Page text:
3 Essential Financial Reports Small Business Owners Should Understand

Successful business owners use their financial statements to guide the management of their business. These statements show the flow of money into and out of the business, provide a snapshot of the business’s financial health, and guide the identification of trends within the operating activities. Without understanding them, it’s impossible for business owners to know if they are earning a profit or have the funds to keep up with their business expenses, as well as to plan for any future growth or opportunity.

Startup Basics: Federal and State Tax ID Numbers

State and federal tax ID numbers (also known as an Employer Identification Number or EIN) are like a personal social security number for your business. They let your small business pay state and federal taxes.

A federal EIN is used by the U.S. Internal Revenue Service to identify a business entity. This 9-digit number is required to pay federal taxes, hire employees, open a bank account, and apply for business licenses and permits.

Accounting vs. Bookkeeping

As a new business owner, you may hear the terms bookkeeping and accounting used interchangeably. While both bookkeepers and accountants work with financial data and help business owners manage their finances, they have complementary but different responsibilities. This blog post will distinguish between the functions of each and their respective roles in a business.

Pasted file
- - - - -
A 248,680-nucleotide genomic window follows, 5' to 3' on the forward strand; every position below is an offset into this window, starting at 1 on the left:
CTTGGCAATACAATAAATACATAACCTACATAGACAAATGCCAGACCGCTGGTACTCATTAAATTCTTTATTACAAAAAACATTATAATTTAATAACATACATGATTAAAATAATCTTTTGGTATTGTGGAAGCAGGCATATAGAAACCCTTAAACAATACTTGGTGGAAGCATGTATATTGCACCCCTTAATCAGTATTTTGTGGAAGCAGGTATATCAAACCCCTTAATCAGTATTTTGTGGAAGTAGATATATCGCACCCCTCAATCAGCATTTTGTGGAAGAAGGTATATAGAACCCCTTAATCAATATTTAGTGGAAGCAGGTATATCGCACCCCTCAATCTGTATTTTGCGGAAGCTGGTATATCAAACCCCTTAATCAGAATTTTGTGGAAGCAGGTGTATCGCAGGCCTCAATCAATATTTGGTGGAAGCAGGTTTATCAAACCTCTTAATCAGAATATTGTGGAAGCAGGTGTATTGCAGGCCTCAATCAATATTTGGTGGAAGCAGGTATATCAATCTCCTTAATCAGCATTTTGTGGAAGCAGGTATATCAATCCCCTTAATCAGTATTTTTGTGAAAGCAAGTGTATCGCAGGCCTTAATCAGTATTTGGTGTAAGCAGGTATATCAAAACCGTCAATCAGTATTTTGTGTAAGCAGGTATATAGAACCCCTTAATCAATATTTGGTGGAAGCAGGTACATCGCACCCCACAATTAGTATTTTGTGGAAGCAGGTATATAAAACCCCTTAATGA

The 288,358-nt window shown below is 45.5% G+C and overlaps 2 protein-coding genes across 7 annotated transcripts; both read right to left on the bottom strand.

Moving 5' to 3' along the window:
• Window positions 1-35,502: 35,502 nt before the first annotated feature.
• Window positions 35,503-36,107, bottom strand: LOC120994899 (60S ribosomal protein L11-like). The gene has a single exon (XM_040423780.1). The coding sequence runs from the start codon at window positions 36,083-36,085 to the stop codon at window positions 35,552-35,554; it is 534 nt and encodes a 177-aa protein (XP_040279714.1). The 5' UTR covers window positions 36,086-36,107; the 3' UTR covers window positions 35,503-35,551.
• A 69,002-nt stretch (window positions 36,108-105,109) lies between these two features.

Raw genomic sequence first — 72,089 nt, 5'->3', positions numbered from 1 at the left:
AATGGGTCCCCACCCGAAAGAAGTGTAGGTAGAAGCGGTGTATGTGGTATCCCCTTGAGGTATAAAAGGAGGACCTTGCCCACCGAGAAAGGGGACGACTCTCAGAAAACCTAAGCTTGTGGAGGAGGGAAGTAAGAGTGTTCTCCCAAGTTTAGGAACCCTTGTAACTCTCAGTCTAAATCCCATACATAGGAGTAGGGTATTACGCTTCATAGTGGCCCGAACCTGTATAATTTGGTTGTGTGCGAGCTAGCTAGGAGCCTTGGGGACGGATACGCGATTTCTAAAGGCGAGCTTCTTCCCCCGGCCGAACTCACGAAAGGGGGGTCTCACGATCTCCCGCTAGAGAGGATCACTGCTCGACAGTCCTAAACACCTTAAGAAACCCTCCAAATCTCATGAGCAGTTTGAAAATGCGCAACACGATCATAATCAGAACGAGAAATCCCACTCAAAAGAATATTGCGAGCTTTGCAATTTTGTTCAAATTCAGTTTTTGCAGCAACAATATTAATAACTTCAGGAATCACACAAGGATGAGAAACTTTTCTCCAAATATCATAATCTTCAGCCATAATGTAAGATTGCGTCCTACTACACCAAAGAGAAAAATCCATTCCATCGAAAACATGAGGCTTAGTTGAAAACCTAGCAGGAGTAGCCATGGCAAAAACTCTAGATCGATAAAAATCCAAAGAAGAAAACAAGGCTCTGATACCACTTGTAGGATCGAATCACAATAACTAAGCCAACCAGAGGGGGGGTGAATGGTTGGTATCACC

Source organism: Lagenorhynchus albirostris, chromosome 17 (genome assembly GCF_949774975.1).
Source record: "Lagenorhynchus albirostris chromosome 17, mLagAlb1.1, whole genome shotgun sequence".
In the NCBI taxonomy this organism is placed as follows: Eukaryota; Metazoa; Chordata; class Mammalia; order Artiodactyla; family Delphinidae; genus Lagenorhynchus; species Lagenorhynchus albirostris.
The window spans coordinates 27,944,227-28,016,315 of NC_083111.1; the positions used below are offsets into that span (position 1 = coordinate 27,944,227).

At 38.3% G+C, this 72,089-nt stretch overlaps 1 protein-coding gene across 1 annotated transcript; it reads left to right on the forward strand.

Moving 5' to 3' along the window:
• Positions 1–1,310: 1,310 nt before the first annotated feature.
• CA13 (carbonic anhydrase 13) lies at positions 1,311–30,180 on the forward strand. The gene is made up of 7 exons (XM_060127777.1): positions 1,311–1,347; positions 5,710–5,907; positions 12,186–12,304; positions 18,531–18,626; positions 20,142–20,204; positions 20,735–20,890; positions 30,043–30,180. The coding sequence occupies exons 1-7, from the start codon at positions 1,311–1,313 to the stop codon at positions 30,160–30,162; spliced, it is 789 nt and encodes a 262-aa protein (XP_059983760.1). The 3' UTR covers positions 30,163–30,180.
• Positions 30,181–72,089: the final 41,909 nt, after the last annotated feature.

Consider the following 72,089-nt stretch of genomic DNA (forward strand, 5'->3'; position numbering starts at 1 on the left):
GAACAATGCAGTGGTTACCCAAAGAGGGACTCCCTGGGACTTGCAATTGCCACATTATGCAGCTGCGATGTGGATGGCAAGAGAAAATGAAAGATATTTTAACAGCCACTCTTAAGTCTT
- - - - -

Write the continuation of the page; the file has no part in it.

Risk, Insurance, and Small Business

Owning a business presents opportunities for personal financial success and satisfaction in a particular occupation. However, it also comes with several different types of risk. These include economic, compliance, security and fraud, operational, reputational, financial, and competition risks. Risk managers are engaged in identifying risks and deploying proven techniques to treat each of these types of risks.

Taxes and Small Business

Taxes are important to consider when starting a business. Business owners must know the types of taxes that may apply to their business and understand the requirements and processes for paying them. It is also important that owners account for these taxes in their operational and financial plans. In this post we will discuss several types of taxes, how they are calculated, and how to pay them, as well as advance planning considerations. Please note that this information is not intended to be tax advice or guidance, nor is it a comprehensive coverage of tax issues.

4 Steps to Starting a Business in Illinois

You have assessed the feasibility of your business idea and created a plan to get started. What comes next? How do you turn your idea into a legally recognized Illinois business? Here are the four things you should do first.

1. Choose an organization structure for your business.

There are several ways to organize businesses in Illinois, each with its own legal and tax implications. Your form of business determines which income tax return forms you must file. 

The most common forms of business are: